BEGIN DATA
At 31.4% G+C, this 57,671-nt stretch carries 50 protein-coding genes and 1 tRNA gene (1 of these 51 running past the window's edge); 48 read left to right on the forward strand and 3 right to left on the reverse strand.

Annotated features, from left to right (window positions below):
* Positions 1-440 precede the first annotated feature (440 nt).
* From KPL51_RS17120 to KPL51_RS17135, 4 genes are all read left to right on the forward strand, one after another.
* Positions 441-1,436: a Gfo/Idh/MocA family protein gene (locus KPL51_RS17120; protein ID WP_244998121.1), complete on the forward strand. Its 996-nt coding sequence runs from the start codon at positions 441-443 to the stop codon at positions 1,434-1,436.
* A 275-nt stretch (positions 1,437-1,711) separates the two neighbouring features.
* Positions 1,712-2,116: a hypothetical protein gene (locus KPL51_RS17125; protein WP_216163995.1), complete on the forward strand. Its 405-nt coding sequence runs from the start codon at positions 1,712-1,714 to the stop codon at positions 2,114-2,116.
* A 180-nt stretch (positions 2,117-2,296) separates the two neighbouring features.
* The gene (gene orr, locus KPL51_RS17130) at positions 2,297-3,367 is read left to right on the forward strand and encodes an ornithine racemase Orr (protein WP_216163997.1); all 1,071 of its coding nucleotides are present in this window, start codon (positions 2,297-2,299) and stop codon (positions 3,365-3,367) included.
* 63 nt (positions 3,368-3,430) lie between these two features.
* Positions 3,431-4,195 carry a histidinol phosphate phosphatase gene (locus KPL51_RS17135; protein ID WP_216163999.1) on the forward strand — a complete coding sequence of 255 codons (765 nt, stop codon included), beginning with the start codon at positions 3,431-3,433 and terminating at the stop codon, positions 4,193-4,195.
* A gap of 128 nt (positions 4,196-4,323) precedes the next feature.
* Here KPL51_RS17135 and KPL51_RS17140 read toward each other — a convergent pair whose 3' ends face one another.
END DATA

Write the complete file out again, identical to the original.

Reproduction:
At 31.4% G+C, this 57,671-nt stretch carries 50 protein-coding genes and 1 tRNA gene (1 of these 51 running past the window's edge); 48 read left to right on the forward strand and 3 right to left on the reverse strand.

Annotated features, from left to right (window positions below):
* Positions 1-440 precede the first annotated feature (440 nt).
* From KPL51_RS17120 to KPL51_RS17135, 4 genes are all read left to right on the forward strand, one after another.
* Positions 441-1,436: a Gfo/Idh/MocA family protein gene (locus KPL51_RS17120; protein ID WP_244998121.1), complete on the forward strand. Its 996-nt coding sequence runs from the start codon at positions 441-443 to the stop codon at positions 1,434-1,436.
* A 275-nt stretch (positions 1,437-1,711) separates the two neighbouring features.
* Positions 1,712-2,116: a hypothetical protein gene (locus KPL51_RS17125; protein WP_216163995.1), complete on the forward strand. Its 405-nt coding sequence runs from the start codon at positions 1,712-1,714 to the stop codon at positions 2,114-2,116.
* A 180-nt stretch (positions 2,117-2,296) separates the two neighbouring features.
* The gene (gene orr, locus KPL51_RS17130) at positions 2,297-3,367 is read left to right on the forward strand and encodes an ornithine racemase Orr (protein WP_216163997.1); all 1,071 of its coding nucleotides are present in this window, start codon (positions 2,297-2,299) and stop codon (positions 3,365-3,367) included.
* 63 nt (positions 3,368-3,430) lie between these two features.
* Positions 3,431-4,195 carry a histidinol phosphate phosphatase gene (locus KPL51_RS17135; protein ID WP_216163999.1) on the forward strand — a complete coding sequence of 255 codons (765 nt, stop codon included), beginning with the start codon at positions 3,431-3,433 and terminating at the stop codon, positions 4,193-4,195.
* A gap of 128 nt (positions 4,196-4,323) precedes the next feature.
* Here KPL51_RS17135 and KPL51_RS17140 read toward each other — a convergent pair whose 3' ends face one another.